Experimentation suggests the limit $$\lim_{n\rightarrow\infty} (-1)^n\sum_{k=1}^n(-1)^k{n\choose k}^{-1/k}=\frac{1}{2}\ .$$ Does somebody have an idea for (a start of) a proof?

Added: There seem to be variations: $$\lim_{n\rightarrow\infty} (-1)^n\sum_{k=1}^n(-1)^k{2n\choose k}^{-1/k}=\frac{1}{8}\ ,$$ $$\lim_{n\rightarrow\infty} (-1)^n\sum_{k=1}^n(-1)^k{3n\choose k}^{-1/k}=\frac{2}{27}\ ,$$ etc.

Moreover, the exponent $-1/k$ in the original identity can seemingly be replaced by $-2/k$, $-3/k$ (by $-\alpha/k$ for strictly positive $\alpha$?) without changing the limit value.

Update: Given a strictly positive rational number $\frac{p}{q}\leq 1$ (with coprime natural integers $p,q$), there is perhaps a number $\lambda(p/q)$ such that $$\lim_{n\rightarrow\infty}(-1)^n\sum_{k=1}^{pn}(-1)^k{qn\choose k}^{-\alpha/k}= \frac{(\lambda(p/q))^\alpha}{2}$$ for $\alpha$ real and strictly positive. A few values for $\lambda$ are seemingly $$\lambda\left(\frac{1}{3}\right)=\frac{4}{27},\ \lambda\left(\frac{1}{2}\right)=\frac{1}{4},\ \lambda\left(\frac{2}{3}\right)=\frac{2}{3\sqrt{3}},\ \lambda\left(1\right)=1\ .$$ Two more conjectures: $\lambda\left(\frac{1}{q}\right)=\frac{(q-1)^{q-1}}{q^q}$ and $\lambda(x)^x=\lambda(1-x)^{1-x}$ for rational $x$ in $(0,1)$.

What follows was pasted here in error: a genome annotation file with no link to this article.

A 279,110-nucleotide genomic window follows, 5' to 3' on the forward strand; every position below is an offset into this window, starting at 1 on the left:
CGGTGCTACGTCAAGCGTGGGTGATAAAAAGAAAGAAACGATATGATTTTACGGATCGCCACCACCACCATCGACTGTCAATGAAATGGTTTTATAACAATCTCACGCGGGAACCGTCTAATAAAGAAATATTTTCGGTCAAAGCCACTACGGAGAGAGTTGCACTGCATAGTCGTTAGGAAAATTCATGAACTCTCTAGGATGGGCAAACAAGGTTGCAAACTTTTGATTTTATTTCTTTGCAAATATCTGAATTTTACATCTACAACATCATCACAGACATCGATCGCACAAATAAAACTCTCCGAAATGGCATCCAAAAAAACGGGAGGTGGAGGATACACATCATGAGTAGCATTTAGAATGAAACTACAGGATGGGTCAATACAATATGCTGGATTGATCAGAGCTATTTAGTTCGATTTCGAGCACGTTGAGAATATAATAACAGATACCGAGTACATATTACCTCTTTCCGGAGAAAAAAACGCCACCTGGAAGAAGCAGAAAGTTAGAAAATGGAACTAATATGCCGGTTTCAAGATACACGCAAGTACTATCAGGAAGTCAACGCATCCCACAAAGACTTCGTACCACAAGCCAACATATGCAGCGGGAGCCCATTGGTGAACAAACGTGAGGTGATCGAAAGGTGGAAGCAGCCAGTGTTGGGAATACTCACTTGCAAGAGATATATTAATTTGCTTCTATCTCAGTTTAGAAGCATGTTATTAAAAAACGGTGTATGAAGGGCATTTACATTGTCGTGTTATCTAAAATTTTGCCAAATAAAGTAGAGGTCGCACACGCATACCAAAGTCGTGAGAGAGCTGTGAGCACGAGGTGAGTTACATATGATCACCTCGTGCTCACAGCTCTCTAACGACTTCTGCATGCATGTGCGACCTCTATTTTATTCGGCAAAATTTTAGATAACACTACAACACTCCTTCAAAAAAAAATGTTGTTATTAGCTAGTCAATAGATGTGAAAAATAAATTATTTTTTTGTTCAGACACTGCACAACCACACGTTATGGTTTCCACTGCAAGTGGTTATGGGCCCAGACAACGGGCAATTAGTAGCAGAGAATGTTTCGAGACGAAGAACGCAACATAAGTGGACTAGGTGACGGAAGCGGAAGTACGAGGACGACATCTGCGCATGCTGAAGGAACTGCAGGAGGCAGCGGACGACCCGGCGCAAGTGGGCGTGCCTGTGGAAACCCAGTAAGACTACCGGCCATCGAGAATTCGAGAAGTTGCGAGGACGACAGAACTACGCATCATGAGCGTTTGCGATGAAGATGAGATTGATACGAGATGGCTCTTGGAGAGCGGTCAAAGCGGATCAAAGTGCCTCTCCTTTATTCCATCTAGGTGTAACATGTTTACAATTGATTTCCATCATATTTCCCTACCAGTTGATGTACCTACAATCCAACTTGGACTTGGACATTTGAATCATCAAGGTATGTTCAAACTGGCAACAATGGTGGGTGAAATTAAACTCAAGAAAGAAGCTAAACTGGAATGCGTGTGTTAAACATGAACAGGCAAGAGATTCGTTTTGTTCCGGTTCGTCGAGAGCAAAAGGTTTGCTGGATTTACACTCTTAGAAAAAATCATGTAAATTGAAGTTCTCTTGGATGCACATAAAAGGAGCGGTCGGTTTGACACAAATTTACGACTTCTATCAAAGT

The correct formula for $\lambda$ is perhaps $\lambda(x)=x(1-x)^{(1-x)/x}$.